Toronto Interview: Appaloosa Writer, Director, and Star Ed Harris
by Alex Billington
September 19, 2008
It was just last year, when I caught a double dose of Assassination of Jesse James and 3:10 to Yuma in one day, that I finally realized how enjoyable westerns could be. Since then I've been exploring the genre and was admittedly excited to hear about a new film called Appaloosa. Written, directed, and starring Ed Harris, the film follows two friends hired to clean up a town of its local vermin, an outlaw named Randall Bragg. A few weeks back after the world premiere in Toronto, I had the immense honor of interviewing Ed Harris, and talked with him about all aspects of Appaloosa and westerns. If you're curious to hear about the behind-the-scenes aspects of the film and so much more, then this is an interview for you.
Appaloosa is based on a book of the same name written by Robert Parker. Ed Harris adapted the screenplay with Robert Knott and and stars in the film as Virgil Cole. In addition to Harris, Viggo Mortensen stars as Everett Hitch, Renée Zellweger as the love interest Allison French, and Jeremy Irons as the outlaw Randall Bragg. The film is an impressive feature that delves into an interesting story about two friends and what happens when they capture Bragg and try to bring him to trial. If you're into westerns, this is a film you shouldn't miss. If not, the film has its merits, but isn't one of the best this year.
So to kick this off, I'm curious how you got into this project. Did you read Robert Parker's book first?
Ed Harris: I just started reading this book and I just really got excited about this relationship with these two guys. It made me laugh. It made me feel good. Before I finished the book, I called my agent and said, "Is this thing available?" He found out that it was and I just kept after him because I just felt like it's something I wanted to do. It's hard to explain.
Harris: No. It's hard to explain why I wanted to do it. It just tickled me.
It's just one of those good feelings, right?
Harris: Yes. And another thing, coincidentally, it happened to be a western, which I really love the genre and I thought it would be really fun to ride and I got my six-shooter and-- you know...
With the two western films last year that did only okay in theaters, was there something you felt with Appaloosa that was really going to take the genre to the next level?
Harris: Yes. You know, in terms of the marketplace, it wasn't my-- It had nothing to do with anything. In other words, I just wanted to make this film. Now, when I talked about trying to get it financed, then yes, you run into "yes, but it's a western and they don't do so well. They don't sell well overseas." I said, "yes, but it's a really good story. You liked the script." Anyway, just keep pounding away until you get to people that believe you and put up the bucks.
Did you see yourself cast in the role of Virgil Cole originally, or did you think about writing and directing first?
Harris: Yes, pretty much. I thought about playing Cole, or else playing Hitch and getting somebody else to play Cole, but then I kind of said, "No, I want to play Cole and I want Viggo to do Hitch." He was kind enough to actually-- Well, not kind enough. He liked the material. Once we got the script written, he committed to doing it, which helped me get it set up ultimately.
You worked on Pollock before, right? You directed that?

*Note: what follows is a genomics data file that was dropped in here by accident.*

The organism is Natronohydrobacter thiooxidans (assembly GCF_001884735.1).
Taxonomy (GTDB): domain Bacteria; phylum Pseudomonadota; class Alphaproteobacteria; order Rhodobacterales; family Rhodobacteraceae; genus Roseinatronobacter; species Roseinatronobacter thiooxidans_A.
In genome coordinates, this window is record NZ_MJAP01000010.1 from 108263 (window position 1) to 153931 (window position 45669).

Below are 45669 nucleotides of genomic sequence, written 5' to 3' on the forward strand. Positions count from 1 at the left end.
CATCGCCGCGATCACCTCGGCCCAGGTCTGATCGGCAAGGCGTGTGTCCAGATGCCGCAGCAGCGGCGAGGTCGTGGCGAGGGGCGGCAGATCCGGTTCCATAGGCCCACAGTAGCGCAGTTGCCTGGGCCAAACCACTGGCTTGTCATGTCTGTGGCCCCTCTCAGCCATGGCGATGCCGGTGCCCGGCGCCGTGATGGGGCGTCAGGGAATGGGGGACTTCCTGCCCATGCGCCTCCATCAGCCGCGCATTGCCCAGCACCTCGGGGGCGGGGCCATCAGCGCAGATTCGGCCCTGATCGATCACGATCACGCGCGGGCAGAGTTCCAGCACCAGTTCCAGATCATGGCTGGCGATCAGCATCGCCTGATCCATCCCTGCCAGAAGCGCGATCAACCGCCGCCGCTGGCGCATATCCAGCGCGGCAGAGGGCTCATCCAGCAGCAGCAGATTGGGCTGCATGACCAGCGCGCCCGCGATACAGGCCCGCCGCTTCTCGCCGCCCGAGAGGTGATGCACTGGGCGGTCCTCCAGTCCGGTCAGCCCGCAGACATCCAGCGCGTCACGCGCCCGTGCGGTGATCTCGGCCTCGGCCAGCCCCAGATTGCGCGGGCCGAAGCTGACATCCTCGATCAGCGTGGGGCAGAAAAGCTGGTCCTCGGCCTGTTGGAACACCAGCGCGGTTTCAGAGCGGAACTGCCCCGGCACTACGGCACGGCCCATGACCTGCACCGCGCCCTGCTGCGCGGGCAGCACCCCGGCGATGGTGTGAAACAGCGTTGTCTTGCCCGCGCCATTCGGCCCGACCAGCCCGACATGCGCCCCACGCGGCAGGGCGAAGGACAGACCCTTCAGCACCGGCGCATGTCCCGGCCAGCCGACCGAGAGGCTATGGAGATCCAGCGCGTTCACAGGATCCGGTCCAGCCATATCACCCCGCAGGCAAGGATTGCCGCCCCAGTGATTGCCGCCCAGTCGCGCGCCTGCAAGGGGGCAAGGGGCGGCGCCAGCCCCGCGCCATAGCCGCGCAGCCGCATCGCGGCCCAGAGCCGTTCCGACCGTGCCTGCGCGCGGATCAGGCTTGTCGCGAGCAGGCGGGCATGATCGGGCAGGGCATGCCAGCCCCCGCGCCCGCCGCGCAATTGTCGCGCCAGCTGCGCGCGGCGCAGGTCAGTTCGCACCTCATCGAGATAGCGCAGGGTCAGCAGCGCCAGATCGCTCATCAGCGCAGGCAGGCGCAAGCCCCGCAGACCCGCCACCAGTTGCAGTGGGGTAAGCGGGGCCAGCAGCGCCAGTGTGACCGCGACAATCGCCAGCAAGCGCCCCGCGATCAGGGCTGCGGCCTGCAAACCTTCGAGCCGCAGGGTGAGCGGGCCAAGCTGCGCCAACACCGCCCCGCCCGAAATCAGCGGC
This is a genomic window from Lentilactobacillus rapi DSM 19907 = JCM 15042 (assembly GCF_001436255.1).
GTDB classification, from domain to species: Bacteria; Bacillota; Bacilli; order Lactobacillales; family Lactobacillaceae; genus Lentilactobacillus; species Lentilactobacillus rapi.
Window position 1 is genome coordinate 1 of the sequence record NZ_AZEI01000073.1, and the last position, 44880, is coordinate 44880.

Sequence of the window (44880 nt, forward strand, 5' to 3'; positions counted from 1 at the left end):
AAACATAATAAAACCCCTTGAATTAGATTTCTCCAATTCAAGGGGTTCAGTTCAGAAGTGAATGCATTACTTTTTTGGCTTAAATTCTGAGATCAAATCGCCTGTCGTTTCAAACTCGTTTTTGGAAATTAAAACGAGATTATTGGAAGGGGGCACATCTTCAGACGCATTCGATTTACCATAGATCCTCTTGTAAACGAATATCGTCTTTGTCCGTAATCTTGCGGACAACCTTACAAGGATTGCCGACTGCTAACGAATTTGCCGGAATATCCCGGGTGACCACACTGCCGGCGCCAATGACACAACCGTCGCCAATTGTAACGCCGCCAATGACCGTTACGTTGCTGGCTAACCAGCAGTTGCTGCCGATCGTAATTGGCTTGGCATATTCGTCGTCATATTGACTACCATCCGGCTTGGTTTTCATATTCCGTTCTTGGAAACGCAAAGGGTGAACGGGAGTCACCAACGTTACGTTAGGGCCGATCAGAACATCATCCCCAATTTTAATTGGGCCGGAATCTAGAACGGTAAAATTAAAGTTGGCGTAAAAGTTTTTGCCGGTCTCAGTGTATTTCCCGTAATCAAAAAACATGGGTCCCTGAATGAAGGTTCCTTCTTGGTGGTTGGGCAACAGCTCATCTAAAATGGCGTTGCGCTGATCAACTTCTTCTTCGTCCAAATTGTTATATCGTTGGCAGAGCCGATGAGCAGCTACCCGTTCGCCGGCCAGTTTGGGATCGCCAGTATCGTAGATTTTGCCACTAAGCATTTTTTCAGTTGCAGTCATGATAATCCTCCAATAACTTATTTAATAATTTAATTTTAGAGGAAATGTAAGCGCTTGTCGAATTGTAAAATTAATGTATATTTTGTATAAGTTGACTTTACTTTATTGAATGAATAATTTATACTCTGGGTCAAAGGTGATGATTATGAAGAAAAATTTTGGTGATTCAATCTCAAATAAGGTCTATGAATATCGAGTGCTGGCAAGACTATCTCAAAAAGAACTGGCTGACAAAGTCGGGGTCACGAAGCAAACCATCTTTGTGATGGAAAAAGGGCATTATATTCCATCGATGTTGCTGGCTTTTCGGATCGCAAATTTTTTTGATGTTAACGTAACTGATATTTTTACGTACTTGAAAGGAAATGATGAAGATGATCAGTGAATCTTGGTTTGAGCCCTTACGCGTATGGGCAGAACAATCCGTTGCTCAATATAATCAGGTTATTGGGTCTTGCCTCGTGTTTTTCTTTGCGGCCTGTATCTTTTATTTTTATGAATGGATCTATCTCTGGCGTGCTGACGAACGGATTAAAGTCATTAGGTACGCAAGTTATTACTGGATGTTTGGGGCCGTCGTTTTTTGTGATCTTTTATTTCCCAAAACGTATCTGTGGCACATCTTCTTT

Harris: Yes, we actually shot Pollock in 1999. So its been a while.
What did you bring from that film as a director then to this? What did you learn from that experience?
Harris: I think the biggest thing I learned was I really needed a strong line producer, first AD, production set and supervisor. I needed to be really organized and really on top it and surround myself with very professional, great hard-working people. Otherwise, I wasn't going to be able to shoot it because I had a lot to shoot in not a long time. It wasn't a luxurious budget. It was sufficient, but it was not a dime more than that.
Were you inspired by films like Butch Cassidy and other westerns like that?
Harris: Well, I think the relationship between Redford and Newman in Butch Cassidy, between Duvall and Tommy Lee in Lonesome Dove, between Randolph Scott and McCrea in Ride the High Country, even Holden and Borgnine in The Wild Bunch, there's certain aspects of every one of those relationships that's part of these guys and a sense of-- there's a comfortability that goes on. It's one of the reasons I think people do enjoy those films because it feels comfortable. These two guys are comfortable with each other. They've been riding together for a dozen years and they are who they are and they're not trying to be anything else. They like each other. They don't like to talk about it, but there's an unspoken deep appreciation for one another, you know? I just thought Viggo and I could maybe pull that off.
Were you friends with Viggo previously?
Harris: We worked on A History of Violence together and I had enjoyed working with him a lot, but I wasn't-- First of all, Viggo's really busy. He has so many irons in the fire. He has his publishing company and all kinds of things that it's hard to keep track of. So, I hadn't really seen him other than working, but I got the book to him. I actually went to the festival here when we were here for History of Violence and I said, "check this book out." He responded to it. Anyway, one thing led to another and I'm really glad he did because I never was thinking of anybody else.
Was he your first choice then?
And you were talking about the dynamic between people. I think that really played out well in your film between you and Viggo.
Harris: Yes, well if it didn't, we wouldn't have a movie really. So I'm glad that it works. It's funny, you know. I mean, at this premiere last night, people were laughing at every single little thing that was worth laughing at. They really got it, the humor of it, which was kind of funny to listen to.